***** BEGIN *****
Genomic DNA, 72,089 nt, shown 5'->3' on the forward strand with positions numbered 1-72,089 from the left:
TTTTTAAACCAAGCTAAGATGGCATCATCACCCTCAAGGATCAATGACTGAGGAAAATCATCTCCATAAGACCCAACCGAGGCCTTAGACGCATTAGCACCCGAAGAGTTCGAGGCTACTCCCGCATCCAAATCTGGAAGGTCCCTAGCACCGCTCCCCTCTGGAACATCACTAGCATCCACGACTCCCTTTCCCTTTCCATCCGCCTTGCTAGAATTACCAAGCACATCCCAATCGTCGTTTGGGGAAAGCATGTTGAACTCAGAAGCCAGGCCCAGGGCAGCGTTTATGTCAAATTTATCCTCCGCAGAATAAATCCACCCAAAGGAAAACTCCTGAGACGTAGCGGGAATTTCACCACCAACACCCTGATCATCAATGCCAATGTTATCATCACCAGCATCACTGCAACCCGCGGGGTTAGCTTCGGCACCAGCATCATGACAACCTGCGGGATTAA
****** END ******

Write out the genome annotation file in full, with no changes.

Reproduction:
Genomic DNA, 72,089 nt, shown 5'->3' on the forward strand with positions numbered 1-72,089 from the left:
TTTTTAAACCAAGCTAAGATGGCATCATCACCCTCAAGGATCAATGACTGAGGAAAATCATCTCCATAAGACCCAACCGAGGCCTTAGACGCATTAGCACCCGAAGAGTTCGAGGCTACTCCCGCATCCAAATCTGGAAGGTCCCTAGCACCGCTCCCCTCTGGAACATCACTAGCATCCACGACTCCCTTTCCCTTTCCATCCGCCTTGCTAGAATTACCAAGCACATCCCAATCGTCGTTTGGGGAAAGCATGTTGAACTCAGAAGCCAGGCCCAGGGCAGCGTTTATGTCAAATTTATCCTCCGCAGAATAAATCCACCCAAAGGAAAACTCCTGAGACGTAGCGGGAATTTCACCACCAACACCCTGATCATCAATGCCAATGTTATCATCACCAGCATCACTGCAACCCGCGGGGTTAGCTTCGGCACCAGCATCATGACAACCTGCGGGATTAA